|Publication number||US4802945 A|
|Application number||US 07/173,001|
|Publication date||Feb 7, 1989|
|Filing date||Mar 23, 1988|
|Priority date||Oct 9, 1986|
|Publication number||07173001, 173001, US 4802945 A, US 4802945A, US-A-4802945, US4802945 A, US4802945A|
|Inventors||Patricia B. Opina|
|Original Assignee||Hughes Aircraft Company|
|Export Citation||BiBTeX, EndNote, RefMan|
|Patent Citations (7), Non-Patent Citations (2), Referenced by (28), Classifications (19), Legal Events (3)|
|External Links: USPTO, USPTO Assignment, Espacenet|
This application is a continuation of application Ser. No. 06/917,323, filed Oct. 9, 1986, abandoned.
The disclosed invention generally relates to the metallization of pyrolyzable dielectric tapes utilized in the fabrication of multilayer hybrid circuits and structures, and more particularly is directed to a process for filling vias in such pyrolyzable dielectric tapes with metallization without the use of a screen printer.
Hybrid multilayer circuit structures may be made with layered sheets of dielectric tape known in the art as "green tape." Generally, each layer of green tape is individually screen printed to fill preformed vias with metallizaiton and to provide areas of metallization on its surface.
In one known process, referred to as a cofired ceramic process, each layer of green tape is individually punched to form via holes, and then screen printed to provide conductor patterns and to fill via holes with metallization. The individual layers of screen printed green tape are then stacked in the required order, and laminated together using a chosen temperature and pressure. The laminated structure is then fired at a desired elevated temperature.
In another process, identified as the tape transfer process, disclosed in U.S. Pat. No. 4,645,552, issued Feb. 24, 1987, and assigned to the assignee of the present application, a layer of green tape having preformed vias is positioned on and registered to an insulating substrate having, for example, a conductive pattern thereon. The positioned green tape is laminated to the insulating substrate in a laminating press. The laminated structure is then heated to a predetermined elevated temperature sufficient to drive off the organic binder material in the green tape and to securely fuse the inorganic filler material in the green tape to the underlying substrate and the conductive pattern. The conductive pattern and the metallization in the via holes of the laminated green tape are then provided by screen printing.
In both of the foregoing processes, the vias in a layer of green tape are filled with metallization by screen printing. An important consideration with filling vias by screen printing is the importance of precise registration of the print screen with the vias. Changes in relative positions will result in misregistration of the via fill print screen. A further consideration with screen printing via fill is the inability to use very small vias, which precludes denser packing of components. Screen printing via fill may also result in unfilled vias due to a clogged screen.
It would therefore be an advantage to provide a process of filling vias in dielectric tape which does not utilize screen printing.
Another advantage would be to provide a process for filling vias in dielectric tape which allows for very small vias.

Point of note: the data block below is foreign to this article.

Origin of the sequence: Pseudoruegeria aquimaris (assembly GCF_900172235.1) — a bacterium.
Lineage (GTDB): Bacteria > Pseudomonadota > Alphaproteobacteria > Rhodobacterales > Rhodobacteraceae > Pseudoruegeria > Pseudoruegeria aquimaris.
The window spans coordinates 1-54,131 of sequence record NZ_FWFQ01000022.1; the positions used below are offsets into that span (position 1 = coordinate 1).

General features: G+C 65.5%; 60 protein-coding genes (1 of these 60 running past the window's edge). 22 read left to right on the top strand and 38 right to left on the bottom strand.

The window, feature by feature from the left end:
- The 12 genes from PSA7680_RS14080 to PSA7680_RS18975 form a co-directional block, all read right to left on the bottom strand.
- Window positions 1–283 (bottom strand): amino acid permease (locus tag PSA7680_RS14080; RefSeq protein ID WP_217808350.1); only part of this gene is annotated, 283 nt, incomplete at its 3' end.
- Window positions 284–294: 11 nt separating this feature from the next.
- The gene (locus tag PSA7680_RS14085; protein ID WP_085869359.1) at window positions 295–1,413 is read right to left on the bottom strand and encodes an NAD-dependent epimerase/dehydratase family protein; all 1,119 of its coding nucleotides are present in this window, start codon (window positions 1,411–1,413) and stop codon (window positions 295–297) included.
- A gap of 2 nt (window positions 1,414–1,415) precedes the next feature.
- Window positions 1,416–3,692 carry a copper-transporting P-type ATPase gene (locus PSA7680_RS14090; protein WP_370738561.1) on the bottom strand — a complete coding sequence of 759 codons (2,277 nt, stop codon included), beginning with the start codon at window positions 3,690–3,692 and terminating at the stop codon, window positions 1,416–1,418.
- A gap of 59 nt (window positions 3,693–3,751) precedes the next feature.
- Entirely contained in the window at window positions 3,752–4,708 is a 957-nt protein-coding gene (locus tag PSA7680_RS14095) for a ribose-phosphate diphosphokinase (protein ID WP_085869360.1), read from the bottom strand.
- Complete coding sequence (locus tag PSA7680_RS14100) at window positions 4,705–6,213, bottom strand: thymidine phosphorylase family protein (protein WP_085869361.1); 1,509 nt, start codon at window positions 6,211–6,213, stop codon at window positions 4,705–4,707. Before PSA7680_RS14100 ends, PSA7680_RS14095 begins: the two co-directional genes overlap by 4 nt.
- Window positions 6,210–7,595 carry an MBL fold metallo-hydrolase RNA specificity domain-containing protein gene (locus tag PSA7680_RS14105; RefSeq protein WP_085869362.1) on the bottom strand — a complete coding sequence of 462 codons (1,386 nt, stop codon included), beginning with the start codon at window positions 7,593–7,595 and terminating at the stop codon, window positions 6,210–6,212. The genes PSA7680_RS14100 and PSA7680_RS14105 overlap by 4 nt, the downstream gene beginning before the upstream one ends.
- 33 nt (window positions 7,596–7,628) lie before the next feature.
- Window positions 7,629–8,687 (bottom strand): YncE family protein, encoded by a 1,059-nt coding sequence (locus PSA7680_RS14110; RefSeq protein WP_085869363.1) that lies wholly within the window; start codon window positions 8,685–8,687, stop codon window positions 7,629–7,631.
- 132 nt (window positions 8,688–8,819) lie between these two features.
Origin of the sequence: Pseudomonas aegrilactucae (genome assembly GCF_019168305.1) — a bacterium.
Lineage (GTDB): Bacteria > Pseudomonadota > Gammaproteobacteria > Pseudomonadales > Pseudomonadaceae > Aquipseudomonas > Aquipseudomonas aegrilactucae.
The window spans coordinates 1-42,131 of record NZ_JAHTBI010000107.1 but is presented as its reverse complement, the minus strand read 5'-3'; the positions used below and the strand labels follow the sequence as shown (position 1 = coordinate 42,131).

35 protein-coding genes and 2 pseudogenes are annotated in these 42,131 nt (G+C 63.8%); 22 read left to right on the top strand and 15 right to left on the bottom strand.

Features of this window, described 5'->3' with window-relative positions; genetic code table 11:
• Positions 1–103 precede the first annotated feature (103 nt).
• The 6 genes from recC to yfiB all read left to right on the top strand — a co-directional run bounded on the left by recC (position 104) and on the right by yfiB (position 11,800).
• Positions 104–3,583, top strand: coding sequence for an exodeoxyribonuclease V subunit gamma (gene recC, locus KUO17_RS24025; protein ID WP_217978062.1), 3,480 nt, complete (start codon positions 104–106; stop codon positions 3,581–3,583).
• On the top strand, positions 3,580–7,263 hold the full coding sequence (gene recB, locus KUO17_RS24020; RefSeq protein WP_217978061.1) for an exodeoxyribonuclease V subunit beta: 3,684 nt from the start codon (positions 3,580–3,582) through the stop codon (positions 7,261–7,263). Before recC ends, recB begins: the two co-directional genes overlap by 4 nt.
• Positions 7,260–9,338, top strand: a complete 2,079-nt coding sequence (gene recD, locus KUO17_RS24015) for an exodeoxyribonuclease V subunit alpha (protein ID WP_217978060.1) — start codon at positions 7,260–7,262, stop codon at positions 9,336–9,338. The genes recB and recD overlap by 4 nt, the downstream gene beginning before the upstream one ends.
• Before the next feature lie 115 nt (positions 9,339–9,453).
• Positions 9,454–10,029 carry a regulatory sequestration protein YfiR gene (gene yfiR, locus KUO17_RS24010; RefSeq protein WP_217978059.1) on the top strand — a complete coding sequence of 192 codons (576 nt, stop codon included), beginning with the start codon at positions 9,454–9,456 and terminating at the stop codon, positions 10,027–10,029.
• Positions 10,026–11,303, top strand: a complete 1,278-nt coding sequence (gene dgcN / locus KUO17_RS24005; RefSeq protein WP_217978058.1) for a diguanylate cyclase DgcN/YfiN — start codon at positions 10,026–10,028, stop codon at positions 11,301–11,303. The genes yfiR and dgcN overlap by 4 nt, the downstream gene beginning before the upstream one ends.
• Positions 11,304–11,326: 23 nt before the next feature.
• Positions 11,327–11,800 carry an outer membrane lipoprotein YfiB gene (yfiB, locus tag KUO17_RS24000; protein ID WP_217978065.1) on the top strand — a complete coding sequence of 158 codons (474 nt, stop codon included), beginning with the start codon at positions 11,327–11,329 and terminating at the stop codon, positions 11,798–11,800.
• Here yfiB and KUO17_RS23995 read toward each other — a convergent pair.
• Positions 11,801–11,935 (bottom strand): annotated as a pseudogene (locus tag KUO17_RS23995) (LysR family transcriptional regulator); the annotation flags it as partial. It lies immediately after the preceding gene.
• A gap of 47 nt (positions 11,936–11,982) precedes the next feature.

Still another advantage would be to provide a process for filling vias in dielectric tape which provides a uniform via fill.
The foregoing and other advantages and features are provide in a process which includes the steps of (a) forming via holes in a sheet of dielectric tape having a dielectric layer and a supporting carrier layer, (b) securing the dielectric tape with the dielectric side of the dielectric tape securely fixed relative to and in contact with a support surface to prevent lateral motion of the dielectric tape relative to the support surface, and (c) filling the via holes with via fill paste. The support surface may be the top surface of a via filling fixture, in which case the dielectric tape with filled via holes would be removed for use, further processing, or storage. Also, the support surface may be the top surface of an insulating substrate or another layer of a hybrid circuit.
The advantages and features of the disclosed invention will readily be appreciated by persons skilled in the art from the following detailed description when read in conjunction with the drawing wherein:
FIG. 1 is a schematic illustration of dielectric tape which may be utilized with the process of the invention.
FIG. 2 schematically illustrates a frame for securing the dielectric tape in accordance with the invention.
FIG. 3 schematically illustrates a via filling fixture which may be utilized with the invention.
FIG. 4 schematically illustrates the use of the via filling fixture of FIG. 3 with the frame of FIG. 2.
FIG. 5 schematically depicts the filling of vias in the dielectric tape secured to the via filling fixture of FIG. 3 with the frame of FIG. 2.
FIG. 6 and 7 schematically illustrate the use of the invention with dielectric tape that is laminated to an exposed surface of a substrate of a hybrid circuit or a previously fired layer of a hybrid circuit.
In the following detailed description and in the several figures of the drawing, like elements are identified with like reference numerals.
Referring now to FIG. 1, a sheet of pyrolyzable pliable dielectric tape 11 is provided. The sheet of dielectric tape 11 includes a dielectric layer 11a and an organic carrier layer 11b. Generally, the dielectric layer 11a is an alumina (aluminum oxide) filled glass with an organic binder, and is also referred to as a glass-ceramic. Other metal oxides such as beryllium oxide may also be used. The organic carrier layer 11b may be a sheet of Mylar brand film.